As a relatively new student who has not yet attended Vajrayana seminary, I’ve never experienced this lesson, but I’ve been told that it is much different than a night at the bar. Imagine people seated in a meditation position with cups of sake in front of them.

McKeever recalled the lessons Trungpa Rinpoche offered him decades ago: “He had us take three sips and then look at the effect on our mind. ‘Have you relaxed?’ he’d ask. ‘Is your mind extending into space? If so, stop there.’”

The goal of drinking mindfully is to bring full awareness to every sip.

Once instructed in this setting, Vajrayana students begin incorporating the practice into regular ritual feasts, which are not unlike Jewish Passover seders, where alcohol is served. “If you’re really paying attention to alcohol’s effect on your mind, those feasts can be illuminating,” one Vajrayana student told me. “Literally, everything is brighter.”The practice acknowledges an intuitive truth: a little alcohol can be a useful thing.

The problem out in the real world is that it can be hard to know where the line between utility and abuse lies. It turns out that, despite their mindful drinking lessons, it’s hard for Buddhists, too. “When the formal feasts work, they can be great. But sometimes people drink too much and it can be a disaster,”said John Ohm, a resident at Shambhala Mountain, a Vajrayana practitioner and a recovering alcoholic.

That’s in a formal setting. The issue gets even muddier in plain old social contexts. Few Buddhists claim to be practicing “mindful drinking” when I see them out at the Café. The community is remarkably tolerant of drunkenness—it’s about as prevalent up there as it was when I lived in New York. When a visitor or a new arrival inevitably questions the drinking, it is common for an old hand to justify excessive behavior by explaining that Shambhala Mountain is a “Vajrayana practice community.”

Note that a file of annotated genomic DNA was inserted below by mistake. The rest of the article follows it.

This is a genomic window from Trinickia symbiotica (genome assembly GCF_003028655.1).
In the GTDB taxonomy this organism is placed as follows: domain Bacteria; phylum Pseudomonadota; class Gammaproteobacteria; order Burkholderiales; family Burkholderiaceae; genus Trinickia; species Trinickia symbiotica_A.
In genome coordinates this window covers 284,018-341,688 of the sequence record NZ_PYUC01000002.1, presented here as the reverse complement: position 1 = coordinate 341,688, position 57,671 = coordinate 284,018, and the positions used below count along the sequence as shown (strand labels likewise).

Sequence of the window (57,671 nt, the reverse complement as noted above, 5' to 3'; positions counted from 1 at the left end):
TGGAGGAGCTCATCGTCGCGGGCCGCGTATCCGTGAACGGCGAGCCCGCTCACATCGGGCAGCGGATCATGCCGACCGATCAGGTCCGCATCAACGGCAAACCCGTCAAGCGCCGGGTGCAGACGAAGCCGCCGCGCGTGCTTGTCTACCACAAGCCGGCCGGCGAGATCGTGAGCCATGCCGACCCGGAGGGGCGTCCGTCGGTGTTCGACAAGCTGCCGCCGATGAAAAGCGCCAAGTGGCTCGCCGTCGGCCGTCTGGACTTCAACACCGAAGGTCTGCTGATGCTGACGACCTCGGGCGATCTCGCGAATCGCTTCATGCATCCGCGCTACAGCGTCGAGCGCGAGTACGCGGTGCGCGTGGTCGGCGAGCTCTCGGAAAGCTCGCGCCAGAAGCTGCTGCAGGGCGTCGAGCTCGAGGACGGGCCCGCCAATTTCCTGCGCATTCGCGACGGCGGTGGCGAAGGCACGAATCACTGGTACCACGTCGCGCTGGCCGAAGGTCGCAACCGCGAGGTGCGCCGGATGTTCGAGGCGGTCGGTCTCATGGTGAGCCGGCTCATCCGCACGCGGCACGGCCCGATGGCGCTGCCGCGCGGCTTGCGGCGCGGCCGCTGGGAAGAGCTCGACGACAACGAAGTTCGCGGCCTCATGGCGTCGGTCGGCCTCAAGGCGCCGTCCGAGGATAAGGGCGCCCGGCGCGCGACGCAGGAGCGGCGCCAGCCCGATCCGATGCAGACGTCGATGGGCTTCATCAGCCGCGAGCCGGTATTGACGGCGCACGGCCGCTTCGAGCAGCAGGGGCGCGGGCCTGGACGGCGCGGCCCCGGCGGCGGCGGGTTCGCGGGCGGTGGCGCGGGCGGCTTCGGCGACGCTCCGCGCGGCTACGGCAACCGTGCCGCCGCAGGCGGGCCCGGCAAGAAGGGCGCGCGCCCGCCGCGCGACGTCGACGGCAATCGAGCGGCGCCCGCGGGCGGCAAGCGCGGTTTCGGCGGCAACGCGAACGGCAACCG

Chögyam Trungpa was by all accounts a prolific drinker. McKeever said that Trungpa implored his students to follow his teachings, not his personal embodiment of them. It was a distinction that many students missed. “We just didn’t get it,” he told me. “Because we’re Buddhists we think we’re special. But drunkenness is drunkenness.”

Ohm pointed out that mindful drinking should be seen as one valid tool within a vast tradition—and a dangerous one for people with an alcohol problem. “Alcohol is suicide for some people,” he said. “‘Mindful drinking’ can be such an easy excuse.”

Vajrayana practitioners need only remember the context of the mindful drinking lesson in order to use it correctly. Ohm recalls a comment made by a fellow recovering alcoholic Buddhist: “When I get to the point where I can walk through fire or fly through the air, then I’m ready to try drinking again.”

Without the formal Vajrayana lessons, most of us are left to get the gist on our own. But the heart of this teaching, like so many of the Buddhist instructions, is easily accessible for any individual willing to maintain an open, honest perspective.

Before I left Shambhala Mountain, I turned a few visits to the Café into my own mindful drinking laboratory. On the nights when I ordered one or two beers, I noticed that I felt relaxed and open. If I picked up a pool cue, I could even hang in a game with the ranchers. Then there were nights when I ordered that third or fourth beer. When that happened, my mood vacillated.

And my pool game? Don’t ask. 



Mindful drinking at its finest:


The above is conservatively adapted from the original, which first appeared on beliefnet.com

Ted Rose is the director of Business Development for Renewable Choice, a clean energy company. His audio commentaries have appeared on NPR’s All Things Considered. For more: ted_rose@mindspring.com

Read 75 Comments and Reply

Read 75 comments and reply

Top Contributors Latest

Elephant Journal  |  Contribution: 1,510,185